What does an average hurricane season look like? Using the NOAA 1991-2020 U.S. Climate Normals, an average season would produce 14 named storms, seven hurricanes and three major hurricanes.
Not all hurricanes make landfall, but long-term statistics indicate that the probability of a hurricane making landfall in the U.S. increases during more-active seasons. Landfall forecasts from Colorado State University (CSU) anticipate a 76 percent probability of at least one major hurricane making landfall in the U.S. this season. Tropical Storm Risk (TSR) forecasts two hurricanes and four tropical storms to make landfall over the contiguous U.S. in 2022.
It is also worth remembering that climatologically, tropical cyclone activity in the North Atlantic Basin peaks during the period between mid-August and late October. Some forecasting groups will issue a revised forecast in early August to reflect the increased certainty in the meteorological and oceanic variables. So, what are the major factors driving hurricane risk for this season?
Factors Driving the North Atlantic Basin Forecasts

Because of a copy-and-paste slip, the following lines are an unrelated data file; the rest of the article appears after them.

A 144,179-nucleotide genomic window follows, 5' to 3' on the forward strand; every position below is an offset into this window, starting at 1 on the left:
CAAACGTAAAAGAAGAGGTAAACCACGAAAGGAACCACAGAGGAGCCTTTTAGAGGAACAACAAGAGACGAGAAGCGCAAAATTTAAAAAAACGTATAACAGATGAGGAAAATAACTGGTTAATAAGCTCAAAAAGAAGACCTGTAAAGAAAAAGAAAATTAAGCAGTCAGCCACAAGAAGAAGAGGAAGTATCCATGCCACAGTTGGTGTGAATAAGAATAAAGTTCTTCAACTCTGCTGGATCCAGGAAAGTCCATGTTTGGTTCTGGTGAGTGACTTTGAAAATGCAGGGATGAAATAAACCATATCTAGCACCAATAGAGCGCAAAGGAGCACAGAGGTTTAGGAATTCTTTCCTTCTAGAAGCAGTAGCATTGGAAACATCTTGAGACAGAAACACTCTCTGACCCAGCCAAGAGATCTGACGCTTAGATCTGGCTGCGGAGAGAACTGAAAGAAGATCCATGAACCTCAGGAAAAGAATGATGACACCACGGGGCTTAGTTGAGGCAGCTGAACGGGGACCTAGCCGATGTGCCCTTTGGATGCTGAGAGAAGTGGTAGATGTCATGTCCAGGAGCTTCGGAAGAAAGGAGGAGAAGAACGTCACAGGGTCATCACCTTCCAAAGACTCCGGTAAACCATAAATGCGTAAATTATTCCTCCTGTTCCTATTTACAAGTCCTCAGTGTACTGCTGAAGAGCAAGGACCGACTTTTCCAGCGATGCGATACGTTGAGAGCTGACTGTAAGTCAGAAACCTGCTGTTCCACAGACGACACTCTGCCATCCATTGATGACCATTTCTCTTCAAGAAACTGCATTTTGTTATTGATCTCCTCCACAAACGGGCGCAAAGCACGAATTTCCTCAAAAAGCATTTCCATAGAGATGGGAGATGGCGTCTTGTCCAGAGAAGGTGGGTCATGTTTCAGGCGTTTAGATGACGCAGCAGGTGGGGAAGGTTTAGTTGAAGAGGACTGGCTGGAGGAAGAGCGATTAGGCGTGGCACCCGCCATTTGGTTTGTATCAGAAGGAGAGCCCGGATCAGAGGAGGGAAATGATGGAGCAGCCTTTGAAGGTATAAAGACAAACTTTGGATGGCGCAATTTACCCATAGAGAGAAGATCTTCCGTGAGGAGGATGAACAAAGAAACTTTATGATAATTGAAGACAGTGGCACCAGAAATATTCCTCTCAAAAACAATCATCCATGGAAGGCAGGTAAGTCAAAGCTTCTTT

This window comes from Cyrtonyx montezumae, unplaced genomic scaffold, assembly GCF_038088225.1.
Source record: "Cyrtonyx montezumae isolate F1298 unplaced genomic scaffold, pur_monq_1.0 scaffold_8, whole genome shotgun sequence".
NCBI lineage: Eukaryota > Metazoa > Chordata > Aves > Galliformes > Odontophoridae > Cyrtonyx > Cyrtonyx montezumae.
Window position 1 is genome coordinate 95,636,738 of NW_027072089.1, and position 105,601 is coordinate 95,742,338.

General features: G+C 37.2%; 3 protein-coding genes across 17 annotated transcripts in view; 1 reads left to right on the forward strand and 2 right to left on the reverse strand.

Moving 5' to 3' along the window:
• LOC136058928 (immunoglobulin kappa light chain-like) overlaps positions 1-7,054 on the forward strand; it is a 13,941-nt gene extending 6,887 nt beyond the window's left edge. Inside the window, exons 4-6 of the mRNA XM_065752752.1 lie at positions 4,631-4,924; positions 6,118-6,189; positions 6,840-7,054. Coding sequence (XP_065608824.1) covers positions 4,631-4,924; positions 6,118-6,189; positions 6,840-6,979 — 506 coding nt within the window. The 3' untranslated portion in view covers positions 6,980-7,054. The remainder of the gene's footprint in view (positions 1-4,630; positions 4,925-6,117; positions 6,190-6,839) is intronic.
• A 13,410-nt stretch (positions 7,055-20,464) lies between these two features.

The forecasts of an above-average season reflect the influence of several key seasonal oceanic and meteorological factors, including the El Niño-Southern Oscillation (ENSO), sea surface temperatures (SST) in the tropical Atlantic and the Atlantic Multidecadal Oscillation (AMO), or Atlantic Multidecadal Variability (AMV), as it has been more commonly referred to in recent literature.
A large proportion of the uncertainty associated with seasonal hurricane activity forecasts can be attributed to the uncertainty about which ENSO phase will materialize during the peak months of the hurricane season. For a more detailed explanation of ENSO, how it was discovered and how it works, take a look at this RMS blog.
For 2022, most forecasts favor cooler La Niña conditions, and in the absence of influence from any other atmospheric or oceanic conditions and all other factors remaining equal, this would generally result in slightly above-average tropical activity in the North Atlantic Basin.